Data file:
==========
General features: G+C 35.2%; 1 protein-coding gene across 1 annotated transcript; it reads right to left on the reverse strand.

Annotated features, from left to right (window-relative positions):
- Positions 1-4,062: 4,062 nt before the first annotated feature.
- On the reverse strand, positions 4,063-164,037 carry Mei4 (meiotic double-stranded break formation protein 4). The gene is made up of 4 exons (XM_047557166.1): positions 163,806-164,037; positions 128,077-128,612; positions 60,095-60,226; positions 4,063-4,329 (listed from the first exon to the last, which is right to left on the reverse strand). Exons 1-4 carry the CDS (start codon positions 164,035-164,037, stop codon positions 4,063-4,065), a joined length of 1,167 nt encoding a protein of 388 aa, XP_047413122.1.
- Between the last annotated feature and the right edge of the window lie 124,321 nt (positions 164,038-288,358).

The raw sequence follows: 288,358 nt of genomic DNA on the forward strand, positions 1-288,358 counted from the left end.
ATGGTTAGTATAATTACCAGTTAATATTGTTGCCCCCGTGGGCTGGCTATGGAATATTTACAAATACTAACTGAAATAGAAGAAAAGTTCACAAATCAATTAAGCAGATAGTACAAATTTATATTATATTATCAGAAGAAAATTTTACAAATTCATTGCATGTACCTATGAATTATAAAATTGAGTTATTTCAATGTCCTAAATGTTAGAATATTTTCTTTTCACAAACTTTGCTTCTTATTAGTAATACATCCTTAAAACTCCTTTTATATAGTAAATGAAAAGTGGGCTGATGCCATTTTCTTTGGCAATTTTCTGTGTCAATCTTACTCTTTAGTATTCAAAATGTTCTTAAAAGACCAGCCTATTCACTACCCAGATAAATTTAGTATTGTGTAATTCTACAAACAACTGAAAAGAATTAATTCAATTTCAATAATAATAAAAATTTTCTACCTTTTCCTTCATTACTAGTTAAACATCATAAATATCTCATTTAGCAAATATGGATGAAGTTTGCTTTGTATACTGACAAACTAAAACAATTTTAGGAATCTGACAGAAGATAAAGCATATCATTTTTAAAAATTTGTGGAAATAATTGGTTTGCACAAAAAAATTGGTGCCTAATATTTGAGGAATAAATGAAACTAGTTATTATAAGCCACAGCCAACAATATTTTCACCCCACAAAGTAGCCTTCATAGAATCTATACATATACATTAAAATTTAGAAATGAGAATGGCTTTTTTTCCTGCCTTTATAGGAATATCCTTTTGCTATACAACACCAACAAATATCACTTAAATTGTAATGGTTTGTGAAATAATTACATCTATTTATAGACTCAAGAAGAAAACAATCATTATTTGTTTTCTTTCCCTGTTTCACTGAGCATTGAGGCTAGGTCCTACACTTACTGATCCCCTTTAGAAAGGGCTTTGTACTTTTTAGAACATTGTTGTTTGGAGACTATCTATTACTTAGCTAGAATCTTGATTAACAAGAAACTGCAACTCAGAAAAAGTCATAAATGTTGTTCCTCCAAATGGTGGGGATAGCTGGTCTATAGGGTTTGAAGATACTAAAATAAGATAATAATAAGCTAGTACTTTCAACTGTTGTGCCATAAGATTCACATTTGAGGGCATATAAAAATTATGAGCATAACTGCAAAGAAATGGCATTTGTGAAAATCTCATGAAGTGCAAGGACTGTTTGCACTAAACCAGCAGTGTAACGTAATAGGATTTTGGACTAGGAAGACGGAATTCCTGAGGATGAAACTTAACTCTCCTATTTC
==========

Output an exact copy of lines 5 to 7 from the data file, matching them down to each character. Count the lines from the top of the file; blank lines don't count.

- Between the last annotated feature and the right edge of the window lie 124,321 nt (positions 164,038-288,358).

The raw sequence follows: 288,358 nt of genomic DNA on the forward strand, positions 1-288,358 counted from the left end.
ATGGTTAGTATAATTACCAGTTAATATTGTTGCCCCCGTGGGCTGGCTATGGAATATTTACAAATACTAACTGAAATAGAAGAAAAGTTCACAAATCAATTAAGCAGATAGTACAAATTTATATTATATTATCAGAAGAAAATTTTACAAATTCATTGCATGTACCTATGAATTATAAAATTGAGTTATTTCAATGTCCTAAATGTTAGAATATTTTCTTTTCACAAACTTTGCTTCTTATTAGTAATACATCCTTAAAACTCCTTTTATATAGTAAATGAAAAGTGGGCTGATGCCATTTTCTTTGGCAATTTTCTGTGTCAATCTTACTCTTTAGTATTCAAAATGTTCTTAAAAGACCAGCCTATTCACTACCCAGATAAATTTAGTATTGTGTAATTCTACAAACAACTGAAAAGAATTAATTCAATTTCAATAATAATAAAAATTTTCTACCTTTTCCTTCATTACTAGTTAAACATCATAAATATCTCATTTAGCAAATATGGATGAAGTTTGCTTTGTATACTGACAAACTAAAACAATTTTAGGAATCTGACAGAAGATAAAGCATATCATTTTTAAAAATTTGTGGAAATAATTGGTTTGCACAAAAAAATTGGTGCCTAATATTTGAGGAATAAATGAAACTAGTTATTATAAGCCACAGCCAACAATATTTTCACCCCACAAAGTAGCCTTCATAGAATCTATACATATACATTAAAATTTAGAAATGAGAATGGCTTTTTTTCCTGCCTTTATAGGAATATCCTTTTGCTATACAACACCAACAAATATCACTTAAATTGTAATGGTTTGTGAAATAATTACATCTATTTATAGACTCAAGAAGAAAACAATCATTATTTGTTTTCTTTCCCTGTTTCACTGAGCATTGAGGCTAGGTCCTACACTTACTGATCCCCTTTAGAAAGGGCTTTGTACTTTTTAGAACATTGTTGTTTGGAGACTATCTATTACTTAGCTAGAATCTTGATTAACAAGAAACTGCAACTCAGAAAAAGTCATAAATGTTGTTCCTCCAAATGGTGGGGATAGCTGGTCTATAGGGTTTGAAGATACTAAAATAAGATAATAATAAGCTAGTACTTTCAACTGTTGTGCCATAAGATTCACATTTGAGGGCATATAAAAATTATGAGCATAACTGCAAAGAAATGGCATTTGTGAAAATCTCATGAAGTGCAAGGACTGTTTGCACTAAACCAGCAGTGTAACGTAATAGGATTTTGGACTAGGAAGACGGAATTCCTGAGGATGAAACTTAACTCTCCTATTTC